©2020 by Sandy Gov from @sandylaoart. Photography by Sandy Gov.
Chinese soup dumplings are such a fun and delicious meal. Foodie and creator, Sandy says half the fun is lifting the soup dumpling from the bamboo steamer without tearing it. If it does tear, no worries. It’s like a game and meal all-in-one. These vegetarian soup dumplings contain all the flavor and fun without the meat.
Though already delicious on its own, xiao long bao is traditionally paired with Chinese black vinegar and julienned ginger. If you don’t have Chinese black vinegar on hand, balsamic vinegar makes for a quick substitute with this soup dumpling recipe. Though slightly sweeter, the acidity still balances the mouth-watering vegetarian soup dumpling well. Enjoy!
If you’re new to Chinese cooking, find all the speciality tools you need with this Chinese Soup Dumpling Kit.
Vegetarian Soup Dumplings Recipe
Prep Time: 2.5 Hours
Cook Time: 20 Minutes
Servings: 24 Dumplings
1 inch knob fresh ginger, peeled and sliced
1 green onion
1½ cups vegetable broth
½ teaspoon agar agar powder, set aside
1 cup unbleached bread flour
½ cup unbleached all purpose flour
7 tablespoons boiling water
1½ teaspoons canola oil
½ cup white mushrooms, minced
⅓ cup firm tofu, cubed (about ¼ inch in size) or crumbled
1 egg, lightly beaten, fried and diced
3 tablespoons corn (fresh or frozen)
3 tablespoons carrots, diced
½ inch knob fresh ginger, peeled and grated
1 green onion, thinly sliced
⅓ teaspoon white pepper powder
½ teaspoon salt
1 teaspoon soy sauce
1½ teaspoons sugar
1½ teaspoons pure sesame oil
1 tablespoon Shaoxing Chinese rice wine (or substitute dry sherry)
Step 1: Make the Soup Broth
In a small saucepan, combine ginger, green onion, and vegetable broth. Do not include agar agar powder yet.
Bring ingredients to a boil and cook, uncovered, until the broth has reduced by half. This should take about 8-15 minutes depending upon the size of your saucepan. You should end up with around ⅔ cup of broth.
Taste and adjust with salt, as needed.
Strain the soup, discard the solids, then set aside to cool and concentrate for 15 minutes.
Step 2: Add the Agar Agar Powder
Measure out ⅔ cup of the cooled broth and return to the saucepan. Whisk the agar agar into the broth until all the powder dissolves before turning on the heat to avoid clumping. Bring the broth to a boil over medium-high then turn off the heat.
Pour mixture into something close to an 8” x 8” baking pan or shallow dish to make a thin layer that will cool quickly. Something knife safe is handy so you can cut directly in the pan later – less clean up!
Refrigerate mixture for 20-40 minutes until it is completely cool and set. Uncovered or covered both work.
Run the bamboo filling spatula along the edges to loosen. If your pan or dish is not knife safe, remove broth jelly from the pan to a cutting surface. Chop the broth jelly into ⅓” cubes (roughly the size of peas), and return to the refrigerator until needed.
Step 3: Make the Dumpling Dough
In a large bowl, mix the two flours.
In a separate dish, combine boiling water and oil (water must be boiling).
Add the hot liquid mixture to the flour and stir until dough begins to form. Using your hand, squeeze dough together into a ball pressing against the side of the bowl to pick up all the flour. Continue kneading for 5 minutes. Add additional boiling water or flour to achieve the proper consistency. Dough should be soft, stretchy, and pliable, yet strong.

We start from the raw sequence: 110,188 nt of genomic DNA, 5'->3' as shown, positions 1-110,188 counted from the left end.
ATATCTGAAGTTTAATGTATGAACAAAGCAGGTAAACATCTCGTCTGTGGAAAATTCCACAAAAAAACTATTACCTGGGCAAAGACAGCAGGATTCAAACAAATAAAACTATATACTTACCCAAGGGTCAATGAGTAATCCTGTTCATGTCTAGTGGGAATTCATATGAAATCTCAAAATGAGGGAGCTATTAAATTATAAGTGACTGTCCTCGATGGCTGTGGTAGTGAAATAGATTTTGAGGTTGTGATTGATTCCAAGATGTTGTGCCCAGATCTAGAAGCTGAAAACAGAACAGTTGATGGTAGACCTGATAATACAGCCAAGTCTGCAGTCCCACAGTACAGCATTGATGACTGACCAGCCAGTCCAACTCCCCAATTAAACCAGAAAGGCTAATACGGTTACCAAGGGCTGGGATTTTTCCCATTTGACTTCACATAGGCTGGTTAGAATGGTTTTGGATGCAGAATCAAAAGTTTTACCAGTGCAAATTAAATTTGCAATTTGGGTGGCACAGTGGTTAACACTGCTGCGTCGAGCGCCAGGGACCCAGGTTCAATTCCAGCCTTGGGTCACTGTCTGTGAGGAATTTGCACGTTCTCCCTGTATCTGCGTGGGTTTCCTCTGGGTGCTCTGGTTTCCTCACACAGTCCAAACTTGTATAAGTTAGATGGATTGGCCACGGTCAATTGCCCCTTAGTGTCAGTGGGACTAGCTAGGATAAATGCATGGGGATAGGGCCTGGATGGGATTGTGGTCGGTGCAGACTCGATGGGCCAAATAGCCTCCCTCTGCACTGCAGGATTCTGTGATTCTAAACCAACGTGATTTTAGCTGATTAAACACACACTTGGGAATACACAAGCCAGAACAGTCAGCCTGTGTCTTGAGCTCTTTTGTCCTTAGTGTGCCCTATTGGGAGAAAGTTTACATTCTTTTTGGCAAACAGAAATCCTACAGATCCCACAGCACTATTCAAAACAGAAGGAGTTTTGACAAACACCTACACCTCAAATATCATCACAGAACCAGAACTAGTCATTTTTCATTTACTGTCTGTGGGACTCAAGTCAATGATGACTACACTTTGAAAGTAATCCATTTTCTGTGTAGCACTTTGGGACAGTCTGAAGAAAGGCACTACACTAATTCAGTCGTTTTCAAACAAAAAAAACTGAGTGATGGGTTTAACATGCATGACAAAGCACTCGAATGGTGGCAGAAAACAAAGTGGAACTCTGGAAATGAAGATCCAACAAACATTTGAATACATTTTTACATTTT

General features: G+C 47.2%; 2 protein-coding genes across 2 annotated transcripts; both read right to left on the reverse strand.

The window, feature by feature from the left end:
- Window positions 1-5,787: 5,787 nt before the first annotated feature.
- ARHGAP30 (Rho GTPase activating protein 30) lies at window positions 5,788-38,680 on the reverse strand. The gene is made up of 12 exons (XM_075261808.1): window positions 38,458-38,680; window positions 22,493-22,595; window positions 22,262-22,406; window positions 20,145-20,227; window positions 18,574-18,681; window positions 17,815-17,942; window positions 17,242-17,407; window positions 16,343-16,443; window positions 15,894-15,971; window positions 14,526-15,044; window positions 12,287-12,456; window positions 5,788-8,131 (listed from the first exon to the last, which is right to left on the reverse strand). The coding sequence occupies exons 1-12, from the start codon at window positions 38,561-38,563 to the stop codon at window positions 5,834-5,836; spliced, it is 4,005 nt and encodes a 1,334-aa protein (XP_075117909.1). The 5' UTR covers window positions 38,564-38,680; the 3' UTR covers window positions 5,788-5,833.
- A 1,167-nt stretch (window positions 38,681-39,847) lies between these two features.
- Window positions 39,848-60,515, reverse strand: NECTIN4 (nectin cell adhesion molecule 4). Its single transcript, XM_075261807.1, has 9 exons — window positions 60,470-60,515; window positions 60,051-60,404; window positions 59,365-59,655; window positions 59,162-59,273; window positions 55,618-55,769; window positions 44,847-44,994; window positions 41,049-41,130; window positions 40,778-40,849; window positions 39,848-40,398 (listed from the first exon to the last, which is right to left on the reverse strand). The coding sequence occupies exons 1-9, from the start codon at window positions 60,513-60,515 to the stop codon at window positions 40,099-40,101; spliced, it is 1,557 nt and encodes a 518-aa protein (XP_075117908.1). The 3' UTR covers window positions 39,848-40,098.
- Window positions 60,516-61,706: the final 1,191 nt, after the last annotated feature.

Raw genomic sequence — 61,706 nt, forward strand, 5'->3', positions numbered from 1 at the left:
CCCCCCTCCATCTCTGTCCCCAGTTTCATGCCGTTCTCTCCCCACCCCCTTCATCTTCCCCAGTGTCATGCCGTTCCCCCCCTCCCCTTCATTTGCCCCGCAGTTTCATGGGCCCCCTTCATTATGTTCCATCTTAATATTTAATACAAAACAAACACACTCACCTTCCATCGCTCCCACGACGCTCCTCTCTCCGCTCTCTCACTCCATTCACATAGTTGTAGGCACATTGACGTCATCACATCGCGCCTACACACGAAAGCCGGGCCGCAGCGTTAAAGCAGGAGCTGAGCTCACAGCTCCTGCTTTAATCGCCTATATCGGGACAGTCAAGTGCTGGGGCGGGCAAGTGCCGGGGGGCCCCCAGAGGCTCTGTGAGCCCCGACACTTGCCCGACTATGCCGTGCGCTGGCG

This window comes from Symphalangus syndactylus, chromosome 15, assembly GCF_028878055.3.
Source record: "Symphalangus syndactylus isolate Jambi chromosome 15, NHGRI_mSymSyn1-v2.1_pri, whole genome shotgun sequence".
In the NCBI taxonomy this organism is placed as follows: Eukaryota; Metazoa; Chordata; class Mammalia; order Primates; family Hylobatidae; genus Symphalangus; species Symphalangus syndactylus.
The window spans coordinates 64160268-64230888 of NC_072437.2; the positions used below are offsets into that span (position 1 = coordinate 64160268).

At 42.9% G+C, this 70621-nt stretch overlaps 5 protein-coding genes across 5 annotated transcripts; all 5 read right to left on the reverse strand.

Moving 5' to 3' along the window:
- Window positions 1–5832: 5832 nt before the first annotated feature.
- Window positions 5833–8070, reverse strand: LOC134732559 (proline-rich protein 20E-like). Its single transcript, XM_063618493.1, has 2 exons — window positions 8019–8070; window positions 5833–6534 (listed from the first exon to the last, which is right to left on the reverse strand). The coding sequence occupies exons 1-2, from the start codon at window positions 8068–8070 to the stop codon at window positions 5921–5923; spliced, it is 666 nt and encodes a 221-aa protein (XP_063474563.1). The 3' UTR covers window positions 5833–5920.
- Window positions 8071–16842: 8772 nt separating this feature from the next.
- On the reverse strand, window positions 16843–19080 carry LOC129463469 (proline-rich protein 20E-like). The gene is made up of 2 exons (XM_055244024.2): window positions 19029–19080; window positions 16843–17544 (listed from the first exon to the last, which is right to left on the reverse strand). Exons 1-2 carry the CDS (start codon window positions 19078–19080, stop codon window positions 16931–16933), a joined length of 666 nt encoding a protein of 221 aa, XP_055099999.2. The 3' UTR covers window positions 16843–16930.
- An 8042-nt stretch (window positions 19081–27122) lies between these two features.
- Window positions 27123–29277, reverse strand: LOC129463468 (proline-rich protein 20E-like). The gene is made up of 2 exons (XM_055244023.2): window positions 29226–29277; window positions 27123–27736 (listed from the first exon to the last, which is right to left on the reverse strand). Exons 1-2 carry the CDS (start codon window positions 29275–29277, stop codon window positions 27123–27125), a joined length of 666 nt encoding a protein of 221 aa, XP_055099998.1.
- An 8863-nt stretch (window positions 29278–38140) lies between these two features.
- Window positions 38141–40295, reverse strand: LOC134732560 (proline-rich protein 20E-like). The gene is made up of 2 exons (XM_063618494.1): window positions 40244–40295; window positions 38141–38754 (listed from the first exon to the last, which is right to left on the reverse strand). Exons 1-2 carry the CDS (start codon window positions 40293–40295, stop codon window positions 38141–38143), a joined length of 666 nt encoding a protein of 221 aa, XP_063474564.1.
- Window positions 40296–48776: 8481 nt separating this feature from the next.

Place the dough in a plastic bag and seal it well, pushing out all of the excess air as you close the bag.
Let the dough rest at room temperature for 1 hour before using.
Step 4: Mix the Filling
In a medium bowl, combine all filling ingredients and mix well.
Add the refrigerated broth jelly cubes that were created in Step 2. Be sure the cubes are mixed in evenly.
Store filling in the refrigerator until you’re ready to assemble.
Step 5: Roll out the Wrappers
Remove the rested dough from the plastic bag. When you poke it with your finger, the dough should slowly ease back into position.
On a floured surface, gently roll the dough into a ball. Cut the ball in half. Put one half back in the plastic bag and seal well so it doesn't dry out.
Roll the other half into a 10" - 12” log and cut into 12 equal pieces. Roll each cut piece into a ball then flatten into a disk.
With the dough roller, roll out each disk until it is about 1/8” thin, 4” in diameter, and is even thinner on the outer rim.
Step 6: Assemble the Dumplings
Delicately take a wrapper and hold it in your slightly cupped hand. Using the bamboo filling spatula, scoop about 1 tablespoon of filling and place in the center.
Use both sets of index fingers and thumbs to pleat and pinch the rim of the wrapper repeatedly to form a closed satchel. Pinch and twist the top to seal – you want the soup to stay inside.
Step 7: Steam the Dumplings
Bring approximately 2” of water to a boil in a skillet or a pan large enough in diameter to accommodate the bamboo steamer.
Line the bamboo steamer trays with parchment liner and place the assembled dumplings in the steamer about 1” apart.
Steam each batch of dumplings over boiling water for 6-8 minutes. If the broth jelly cubes didn’t dissolve, that’s ok! Just steam it for longer next time so you get the soupy xiao long bao experience.
Serve immediately, but be careful—the soup is scalding hot!
Photography by Sandy Gov @sandylaoart.
How do you eat xiao long bao?
There is no right or wrong way but you’ll definitely need a soup spoon to cradle the gentle soup dumpling. Some people like to poke a hole, drain the broth into the spoon to sip, then eat the dumpling separately. A different method Sandy recommends is nibbling off the top to release the hot steam, allowing the Chinese soup dumpling to slightly cool, then enjoy it all in one bite.
How do you like to slurp up your Chinese soup dumplings?